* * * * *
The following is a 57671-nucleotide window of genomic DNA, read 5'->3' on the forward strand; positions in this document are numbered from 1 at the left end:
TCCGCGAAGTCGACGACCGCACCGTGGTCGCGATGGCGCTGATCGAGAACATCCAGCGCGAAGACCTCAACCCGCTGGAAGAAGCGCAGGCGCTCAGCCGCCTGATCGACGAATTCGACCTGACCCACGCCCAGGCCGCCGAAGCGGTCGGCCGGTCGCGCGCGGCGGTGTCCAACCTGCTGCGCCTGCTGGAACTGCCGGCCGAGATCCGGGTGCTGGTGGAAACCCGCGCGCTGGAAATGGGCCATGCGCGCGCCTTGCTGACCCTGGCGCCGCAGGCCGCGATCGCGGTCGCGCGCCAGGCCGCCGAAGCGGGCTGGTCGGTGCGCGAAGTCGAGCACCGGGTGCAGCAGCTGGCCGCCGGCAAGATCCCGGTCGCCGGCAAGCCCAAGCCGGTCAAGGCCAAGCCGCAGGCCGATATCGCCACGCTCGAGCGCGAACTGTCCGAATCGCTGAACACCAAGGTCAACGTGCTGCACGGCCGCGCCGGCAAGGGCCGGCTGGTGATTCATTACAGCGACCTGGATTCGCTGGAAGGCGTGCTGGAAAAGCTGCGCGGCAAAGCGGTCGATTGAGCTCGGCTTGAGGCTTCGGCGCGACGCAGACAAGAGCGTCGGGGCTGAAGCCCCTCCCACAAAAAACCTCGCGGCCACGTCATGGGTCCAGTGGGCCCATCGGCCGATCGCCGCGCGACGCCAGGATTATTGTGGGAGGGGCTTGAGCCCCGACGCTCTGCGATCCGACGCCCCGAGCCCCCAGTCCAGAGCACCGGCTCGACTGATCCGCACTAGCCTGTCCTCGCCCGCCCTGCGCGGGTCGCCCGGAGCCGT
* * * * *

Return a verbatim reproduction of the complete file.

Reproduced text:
The following is a 57671-nucleotide window of genomic DNA, read 5'->3' on the forward strand; positions in this document are numbered from 1 at the left end:
TCCGCGAAGTCGACGACCGCACCGTGGTCGCGATGGCGCTGATCGAGAACATCCAGCGCGAAGACCTCAACCCGCTGGAAGAAGCGCAGGCGCTCAGCCGCCTGATCGACGAATTCGACCTGACCCACGCCCAGGCCGCCGAAGCGGTCGGCCGGTCGCGCGCGGCGGTGTCCAACCTGCTGCGCCTGCTGGAACTGCCGGCCGAGATCCGGGTGCTGGTGGAAACCCGCGCGCTGGAAATGGGCCATGCGCGCGCCTTGCTGACCCTGGCGCCGCAGGCCGCGATCGCGGTCGCGCGCCAGGCCGCCGAAGCGGGCTGGTCGGTGCGCGAAGTCGAGCACCGGGTGCAGCAGCTGGCCGCCGGCAAGATCCCGGTCGCCGGCAAGCCCAAGCCGGTCAAGGCCAAGCCGCAGGCCGATATCGCCACGCTCGAGCGCGAACTGTCCGAATCGCTGAACACCAAGGTCAACGTGCTGCACGGCCGCGCCGGCAAGGGCCGGCTGGTGATTCATTACAGCGACCTGGATTCGCTGGAAGGCGTGCTGGAAAAGCTGCGCGGCAAAGCGGTCGATTGAGCTCGGCTTGAGGCTTCGGCGCGACGCAGACAAGAGCGTCGGGGCTGAAGCCCCTCCCACAAAAAACCTCGCGGCCACGTCATGGGTCCAGTGGGCCCATCGGCCGATCGCCGCGCGACGCCAGGATTATTGTGGGAGGGGCTTGAGCCCCGACGCTCTGCGATCCGACGCCCCGAGCCCCCAGTCCAGAGCACCGGCTCGACTGATCCGCACTAGCCTGTCCTCGCCCGCCCTGCGCGGGTCGCCCGGAGCCGT